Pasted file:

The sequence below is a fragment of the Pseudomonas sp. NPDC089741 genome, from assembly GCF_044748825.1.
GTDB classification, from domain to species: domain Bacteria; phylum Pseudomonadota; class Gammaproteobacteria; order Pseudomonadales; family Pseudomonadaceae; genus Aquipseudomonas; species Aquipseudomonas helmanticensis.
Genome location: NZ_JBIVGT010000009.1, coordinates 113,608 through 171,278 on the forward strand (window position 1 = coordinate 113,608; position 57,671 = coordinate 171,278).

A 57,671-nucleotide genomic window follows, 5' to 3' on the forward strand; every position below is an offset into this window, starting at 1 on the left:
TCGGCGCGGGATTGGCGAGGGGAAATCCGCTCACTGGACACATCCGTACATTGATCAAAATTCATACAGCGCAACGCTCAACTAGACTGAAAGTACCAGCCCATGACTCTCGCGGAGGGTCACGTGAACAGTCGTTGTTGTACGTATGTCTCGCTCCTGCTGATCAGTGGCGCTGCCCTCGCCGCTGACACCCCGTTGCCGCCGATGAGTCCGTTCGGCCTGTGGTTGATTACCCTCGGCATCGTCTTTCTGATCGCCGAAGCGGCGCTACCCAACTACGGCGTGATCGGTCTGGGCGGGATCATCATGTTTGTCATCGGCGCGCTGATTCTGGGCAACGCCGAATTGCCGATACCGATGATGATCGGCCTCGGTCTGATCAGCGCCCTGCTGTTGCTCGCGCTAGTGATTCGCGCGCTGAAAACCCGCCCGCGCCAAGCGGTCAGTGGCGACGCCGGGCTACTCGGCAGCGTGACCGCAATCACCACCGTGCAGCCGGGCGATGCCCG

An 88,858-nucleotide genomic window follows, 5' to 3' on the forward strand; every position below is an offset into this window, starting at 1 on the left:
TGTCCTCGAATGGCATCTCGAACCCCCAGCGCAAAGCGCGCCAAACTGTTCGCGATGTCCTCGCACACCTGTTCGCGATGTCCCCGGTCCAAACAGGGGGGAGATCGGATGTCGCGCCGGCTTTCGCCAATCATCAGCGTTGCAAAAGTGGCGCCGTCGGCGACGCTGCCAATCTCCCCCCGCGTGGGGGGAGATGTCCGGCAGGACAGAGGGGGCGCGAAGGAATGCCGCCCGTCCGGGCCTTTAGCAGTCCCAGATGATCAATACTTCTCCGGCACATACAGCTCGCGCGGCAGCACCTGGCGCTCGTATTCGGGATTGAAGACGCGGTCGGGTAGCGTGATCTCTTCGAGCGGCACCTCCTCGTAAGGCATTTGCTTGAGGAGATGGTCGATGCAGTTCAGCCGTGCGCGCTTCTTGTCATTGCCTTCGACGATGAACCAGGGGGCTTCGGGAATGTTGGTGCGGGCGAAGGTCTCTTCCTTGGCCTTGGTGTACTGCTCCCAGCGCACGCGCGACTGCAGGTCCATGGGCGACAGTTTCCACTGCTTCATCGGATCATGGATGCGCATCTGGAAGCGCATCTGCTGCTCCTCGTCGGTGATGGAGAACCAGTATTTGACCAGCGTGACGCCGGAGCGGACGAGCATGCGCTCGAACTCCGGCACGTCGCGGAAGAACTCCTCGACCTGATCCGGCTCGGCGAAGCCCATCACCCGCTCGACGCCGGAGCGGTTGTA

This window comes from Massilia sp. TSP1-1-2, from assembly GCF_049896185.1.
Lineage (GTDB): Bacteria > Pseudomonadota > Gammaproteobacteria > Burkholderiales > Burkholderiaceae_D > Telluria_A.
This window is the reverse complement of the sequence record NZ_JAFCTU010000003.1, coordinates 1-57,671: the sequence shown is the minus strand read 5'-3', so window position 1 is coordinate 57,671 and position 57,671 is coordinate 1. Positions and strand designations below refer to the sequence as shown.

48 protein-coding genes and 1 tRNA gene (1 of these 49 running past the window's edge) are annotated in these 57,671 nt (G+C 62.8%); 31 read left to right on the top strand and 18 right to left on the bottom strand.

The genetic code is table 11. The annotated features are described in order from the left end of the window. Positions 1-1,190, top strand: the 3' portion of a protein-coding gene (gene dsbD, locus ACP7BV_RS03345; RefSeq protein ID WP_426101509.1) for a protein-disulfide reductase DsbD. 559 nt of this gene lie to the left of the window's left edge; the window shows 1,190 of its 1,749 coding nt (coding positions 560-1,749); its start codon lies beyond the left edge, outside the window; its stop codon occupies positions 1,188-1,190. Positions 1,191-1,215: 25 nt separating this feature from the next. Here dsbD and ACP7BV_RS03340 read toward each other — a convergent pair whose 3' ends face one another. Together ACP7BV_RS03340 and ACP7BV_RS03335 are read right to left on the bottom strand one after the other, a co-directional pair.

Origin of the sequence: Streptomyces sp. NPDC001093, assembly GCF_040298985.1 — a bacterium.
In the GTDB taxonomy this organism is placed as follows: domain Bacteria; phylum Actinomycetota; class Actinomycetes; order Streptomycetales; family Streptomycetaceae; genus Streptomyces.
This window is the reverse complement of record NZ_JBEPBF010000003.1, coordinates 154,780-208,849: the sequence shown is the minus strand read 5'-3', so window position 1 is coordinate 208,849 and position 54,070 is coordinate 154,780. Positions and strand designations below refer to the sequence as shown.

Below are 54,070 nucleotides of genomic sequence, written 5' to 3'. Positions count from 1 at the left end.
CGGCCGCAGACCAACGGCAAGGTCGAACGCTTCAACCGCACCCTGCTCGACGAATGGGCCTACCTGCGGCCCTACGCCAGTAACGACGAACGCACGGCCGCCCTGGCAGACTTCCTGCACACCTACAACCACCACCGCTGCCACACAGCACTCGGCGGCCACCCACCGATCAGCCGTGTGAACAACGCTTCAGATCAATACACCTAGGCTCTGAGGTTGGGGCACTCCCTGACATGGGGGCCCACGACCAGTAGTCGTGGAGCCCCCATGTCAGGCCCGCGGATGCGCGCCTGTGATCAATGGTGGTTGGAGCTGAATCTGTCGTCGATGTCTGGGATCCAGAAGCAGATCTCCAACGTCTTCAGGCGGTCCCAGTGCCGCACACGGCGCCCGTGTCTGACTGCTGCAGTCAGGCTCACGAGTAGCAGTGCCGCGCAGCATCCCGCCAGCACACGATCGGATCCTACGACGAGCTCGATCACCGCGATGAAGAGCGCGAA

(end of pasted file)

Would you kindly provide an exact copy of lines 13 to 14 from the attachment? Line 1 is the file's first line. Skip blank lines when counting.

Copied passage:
Origin of the sequence: Streptomyces sp. NPDC001093, assembly GCF_040298985.1 — a bacterium.
In the GTDB taxonomy this organism is placed as follows: domain Bacteria; phylum Actinomycetota; class Actinomycetes; order Streptomycetales; family Streptomycetaceae; genus Streptomyces.